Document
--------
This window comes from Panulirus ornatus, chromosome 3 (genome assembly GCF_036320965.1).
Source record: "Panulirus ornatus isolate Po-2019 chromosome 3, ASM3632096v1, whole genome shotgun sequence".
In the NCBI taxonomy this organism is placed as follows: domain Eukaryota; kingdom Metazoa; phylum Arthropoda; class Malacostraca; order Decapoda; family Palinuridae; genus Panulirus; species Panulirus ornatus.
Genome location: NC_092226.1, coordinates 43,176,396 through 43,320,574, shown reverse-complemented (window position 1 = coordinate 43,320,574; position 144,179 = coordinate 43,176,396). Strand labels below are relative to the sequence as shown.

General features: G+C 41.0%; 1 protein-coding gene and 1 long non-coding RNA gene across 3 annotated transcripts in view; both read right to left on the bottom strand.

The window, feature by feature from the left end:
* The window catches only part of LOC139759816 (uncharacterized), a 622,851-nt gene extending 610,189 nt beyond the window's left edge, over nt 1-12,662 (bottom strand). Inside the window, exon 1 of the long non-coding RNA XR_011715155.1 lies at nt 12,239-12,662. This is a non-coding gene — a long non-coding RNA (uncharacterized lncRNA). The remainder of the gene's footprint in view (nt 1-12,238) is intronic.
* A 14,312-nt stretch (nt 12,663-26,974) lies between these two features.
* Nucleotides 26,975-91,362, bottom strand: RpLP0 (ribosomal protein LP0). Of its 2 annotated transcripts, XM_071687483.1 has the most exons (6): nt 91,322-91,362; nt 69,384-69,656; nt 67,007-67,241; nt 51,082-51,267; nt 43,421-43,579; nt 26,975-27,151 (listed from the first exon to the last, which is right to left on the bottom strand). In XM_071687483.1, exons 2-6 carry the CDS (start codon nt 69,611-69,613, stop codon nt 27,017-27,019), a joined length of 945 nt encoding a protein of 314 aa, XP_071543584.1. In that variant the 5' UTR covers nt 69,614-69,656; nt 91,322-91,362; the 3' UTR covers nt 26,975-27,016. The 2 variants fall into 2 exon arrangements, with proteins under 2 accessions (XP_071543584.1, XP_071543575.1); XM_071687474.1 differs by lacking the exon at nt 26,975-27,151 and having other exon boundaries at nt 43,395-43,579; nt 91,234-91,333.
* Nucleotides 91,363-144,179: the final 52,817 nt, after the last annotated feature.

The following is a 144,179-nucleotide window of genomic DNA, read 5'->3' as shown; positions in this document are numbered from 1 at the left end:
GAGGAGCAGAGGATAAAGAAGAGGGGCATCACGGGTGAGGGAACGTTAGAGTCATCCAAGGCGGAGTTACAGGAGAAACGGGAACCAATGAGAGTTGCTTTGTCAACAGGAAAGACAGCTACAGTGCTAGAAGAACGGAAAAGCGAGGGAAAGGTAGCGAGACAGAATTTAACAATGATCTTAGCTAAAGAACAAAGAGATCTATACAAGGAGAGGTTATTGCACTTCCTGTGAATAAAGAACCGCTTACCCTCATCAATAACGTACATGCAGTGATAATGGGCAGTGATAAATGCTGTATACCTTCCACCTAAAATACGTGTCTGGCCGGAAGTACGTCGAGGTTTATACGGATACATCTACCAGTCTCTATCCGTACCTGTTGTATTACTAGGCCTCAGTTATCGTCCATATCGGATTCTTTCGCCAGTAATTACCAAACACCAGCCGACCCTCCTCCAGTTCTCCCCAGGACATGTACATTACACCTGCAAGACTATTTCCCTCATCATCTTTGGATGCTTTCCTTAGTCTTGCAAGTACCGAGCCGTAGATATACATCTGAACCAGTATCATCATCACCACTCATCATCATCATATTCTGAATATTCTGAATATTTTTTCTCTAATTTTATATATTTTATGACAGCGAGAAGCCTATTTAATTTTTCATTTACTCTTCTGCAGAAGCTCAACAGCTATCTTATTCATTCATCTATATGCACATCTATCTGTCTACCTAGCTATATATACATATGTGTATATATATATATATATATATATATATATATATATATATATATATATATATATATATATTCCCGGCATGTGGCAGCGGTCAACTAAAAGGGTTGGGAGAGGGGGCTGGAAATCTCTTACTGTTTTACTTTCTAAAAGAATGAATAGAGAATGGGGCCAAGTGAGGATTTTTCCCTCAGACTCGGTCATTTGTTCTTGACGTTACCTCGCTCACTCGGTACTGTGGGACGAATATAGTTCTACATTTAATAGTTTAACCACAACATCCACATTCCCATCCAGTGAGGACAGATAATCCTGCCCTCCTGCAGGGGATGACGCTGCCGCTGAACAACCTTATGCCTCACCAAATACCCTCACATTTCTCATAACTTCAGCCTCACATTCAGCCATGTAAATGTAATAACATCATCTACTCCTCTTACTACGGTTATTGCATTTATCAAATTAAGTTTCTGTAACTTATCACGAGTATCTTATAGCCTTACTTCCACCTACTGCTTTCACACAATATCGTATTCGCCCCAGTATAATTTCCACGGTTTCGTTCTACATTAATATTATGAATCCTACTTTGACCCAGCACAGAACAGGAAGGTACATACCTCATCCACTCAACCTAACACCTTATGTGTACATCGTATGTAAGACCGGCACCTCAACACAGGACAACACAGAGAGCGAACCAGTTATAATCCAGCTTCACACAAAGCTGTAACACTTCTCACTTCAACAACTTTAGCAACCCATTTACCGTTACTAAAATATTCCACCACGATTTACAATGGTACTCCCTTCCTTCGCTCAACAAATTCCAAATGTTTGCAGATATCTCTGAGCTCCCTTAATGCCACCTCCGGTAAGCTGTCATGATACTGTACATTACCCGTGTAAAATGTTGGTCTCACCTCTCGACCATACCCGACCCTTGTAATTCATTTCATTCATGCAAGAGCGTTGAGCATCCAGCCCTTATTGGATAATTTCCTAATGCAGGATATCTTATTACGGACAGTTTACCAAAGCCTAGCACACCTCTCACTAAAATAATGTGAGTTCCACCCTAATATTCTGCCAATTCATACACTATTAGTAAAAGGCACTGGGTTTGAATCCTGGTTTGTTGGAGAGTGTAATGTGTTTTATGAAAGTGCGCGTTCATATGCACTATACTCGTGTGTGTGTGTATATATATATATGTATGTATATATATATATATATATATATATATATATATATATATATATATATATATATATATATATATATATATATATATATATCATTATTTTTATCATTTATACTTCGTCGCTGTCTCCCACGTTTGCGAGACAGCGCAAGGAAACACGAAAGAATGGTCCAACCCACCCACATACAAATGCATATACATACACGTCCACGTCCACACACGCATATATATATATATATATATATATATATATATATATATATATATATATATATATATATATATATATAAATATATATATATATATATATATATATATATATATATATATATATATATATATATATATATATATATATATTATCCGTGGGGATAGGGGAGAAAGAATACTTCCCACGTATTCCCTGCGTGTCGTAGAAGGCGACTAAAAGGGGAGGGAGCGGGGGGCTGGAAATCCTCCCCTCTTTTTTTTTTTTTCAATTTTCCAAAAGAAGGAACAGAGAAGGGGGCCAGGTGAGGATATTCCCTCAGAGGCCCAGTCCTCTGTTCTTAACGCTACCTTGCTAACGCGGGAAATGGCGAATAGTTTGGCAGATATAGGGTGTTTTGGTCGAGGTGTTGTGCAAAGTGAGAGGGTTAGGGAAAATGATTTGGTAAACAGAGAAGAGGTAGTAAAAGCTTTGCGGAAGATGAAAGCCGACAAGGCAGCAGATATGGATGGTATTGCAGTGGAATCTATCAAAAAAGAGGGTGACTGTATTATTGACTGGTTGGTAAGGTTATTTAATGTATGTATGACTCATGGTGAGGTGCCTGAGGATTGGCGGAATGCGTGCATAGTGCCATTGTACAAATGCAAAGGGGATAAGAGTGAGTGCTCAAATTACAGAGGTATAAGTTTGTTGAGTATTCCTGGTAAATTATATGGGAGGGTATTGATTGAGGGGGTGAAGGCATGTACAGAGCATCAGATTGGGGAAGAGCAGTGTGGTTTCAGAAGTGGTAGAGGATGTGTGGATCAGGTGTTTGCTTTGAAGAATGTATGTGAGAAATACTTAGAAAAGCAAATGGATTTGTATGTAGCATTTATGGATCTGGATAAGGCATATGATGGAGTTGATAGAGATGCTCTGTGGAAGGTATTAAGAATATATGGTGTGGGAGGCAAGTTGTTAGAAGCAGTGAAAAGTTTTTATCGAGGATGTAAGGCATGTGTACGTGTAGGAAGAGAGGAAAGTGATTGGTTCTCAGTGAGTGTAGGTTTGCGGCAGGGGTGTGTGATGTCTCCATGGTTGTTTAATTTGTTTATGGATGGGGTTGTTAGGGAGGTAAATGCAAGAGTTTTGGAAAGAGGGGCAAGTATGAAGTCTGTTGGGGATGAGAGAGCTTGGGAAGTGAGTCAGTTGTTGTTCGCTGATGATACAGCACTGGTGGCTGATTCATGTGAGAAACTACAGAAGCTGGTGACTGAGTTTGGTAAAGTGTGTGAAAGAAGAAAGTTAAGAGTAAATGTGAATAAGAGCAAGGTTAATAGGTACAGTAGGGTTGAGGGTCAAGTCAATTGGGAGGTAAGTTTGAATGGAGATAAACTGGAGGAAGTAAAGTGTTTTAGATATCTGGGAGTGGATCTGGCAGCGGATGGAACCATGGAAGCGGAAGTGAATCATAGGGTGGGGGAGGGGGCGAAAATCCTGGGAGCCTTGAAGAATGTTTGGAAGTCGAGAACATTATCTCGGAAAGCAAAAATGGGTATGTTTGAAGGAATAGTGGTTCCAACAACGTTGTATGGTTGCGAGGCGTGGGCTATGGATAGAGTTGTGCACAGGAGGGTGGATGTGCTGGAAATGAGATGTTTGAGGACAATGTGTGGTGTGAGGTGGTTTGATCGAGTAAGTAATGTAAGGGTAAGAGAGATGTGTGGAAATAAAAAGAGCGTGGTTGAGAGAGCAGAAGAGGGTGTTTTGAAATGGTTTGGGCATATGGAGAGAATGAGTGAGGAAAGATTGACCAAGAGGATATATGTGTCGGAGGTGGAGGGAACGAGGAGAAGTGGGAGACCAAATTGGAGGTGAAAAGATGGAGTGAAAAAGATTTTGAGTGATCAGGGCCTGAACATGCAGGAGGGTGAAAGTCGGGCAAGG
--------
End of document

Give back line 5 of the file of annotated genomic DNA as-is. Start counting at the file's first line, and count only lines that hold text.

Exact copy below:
General features: G+C 41.0%; 1 protein-coding gene and 1 long non-coding RNA gene across 3 annotated transcripts in view; both read right to left on the bottom strand.